As Express10 rightfully said, older hobbies can take you on a trip down memory lane which - in most of mine - was occupied by the nationalist socialist party, they were that bad. It also depends on the hobby. I used to collect "Warhammer" miniatures for a game I never played; you built them, painted them and sent them into battle through a very advanced military game. It was expensive buying the rule book, the specific army's rule book, the paint, the glue, the model cutters, the terrain, the miniatures themselves and various other things - you could spend a fortune just "getting started!". That's not the best hobby to go to. A good hobby I'd like to go back to is writing fiction, one that took up any time I had, both free and schooltime. I loved writing, still do, but I can't really get in the mood any more. I liked the characters I created, the monsters, the scenarios, the backstories, the settings and a great deal of other peripherals in my book's universe, so going back to old hobbies isn't inherently a bad thing.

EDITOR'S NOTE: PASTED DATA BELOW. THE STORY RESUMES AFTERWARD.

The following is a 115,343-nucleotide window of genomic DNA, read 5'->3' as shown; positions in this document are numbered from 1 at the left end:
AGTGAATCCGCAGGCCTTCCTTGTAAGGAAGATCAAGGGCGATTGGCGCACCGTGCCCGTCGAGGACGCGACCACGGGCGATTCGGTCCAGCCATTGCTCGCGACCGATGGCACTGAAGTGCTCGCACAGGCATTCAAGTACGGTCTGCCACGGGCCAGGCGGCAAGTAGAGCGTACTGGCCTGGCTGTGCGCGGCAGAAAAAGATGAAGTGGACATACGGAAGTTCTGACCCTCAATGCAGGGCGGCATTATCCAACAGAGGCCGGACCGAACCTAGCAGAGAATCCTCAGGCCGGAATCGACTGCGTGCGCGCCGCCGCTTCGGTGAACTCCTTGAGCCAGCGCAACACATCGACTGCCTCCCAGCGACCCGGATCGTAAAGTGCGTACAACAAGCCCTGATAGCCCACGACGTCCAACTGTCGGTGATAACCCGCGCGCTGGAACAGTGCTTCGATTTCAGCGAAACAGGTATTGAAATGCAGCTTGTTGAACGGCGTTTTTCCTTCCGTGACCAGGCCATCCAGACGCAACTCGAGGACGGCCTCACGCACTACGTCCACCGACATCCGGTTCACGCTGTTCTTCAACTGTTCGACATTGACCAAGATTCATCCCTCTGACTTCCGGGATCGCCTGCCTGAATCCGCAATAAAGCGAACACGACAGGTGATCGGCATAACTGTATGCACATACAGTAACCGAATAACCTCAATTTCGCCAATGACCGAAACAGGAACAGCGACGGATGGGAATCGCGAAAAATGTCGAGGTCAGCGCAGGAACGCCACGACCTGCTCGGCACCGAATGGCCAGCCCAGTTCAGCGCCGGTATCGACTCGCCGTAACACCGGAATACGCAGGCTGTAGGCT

New hobbies can give you some new perspective, seeing it as someone who is active rather than watching someone else do it over their shoulder. You can learn valuable life lessons from it, teach and encourage others with it and perhaps find far more entertainment and lasting appeal than any other hobby you might've indulged in.
My question is, why not do both if you can? If your hobby was originally collecting things, that could be something to do on the side of writing articles about those things you collect like I do with PS1 games on my YouTube channel. I like to combine my hobbies such as gaming and writing to become a journalist, or collecting models and drawing inspiration from them for a new idea of novel.
Neither is better, and both are perfect in their own right. Either way, an old hobby was once new at some point; in a few years, it might feel that way all over again.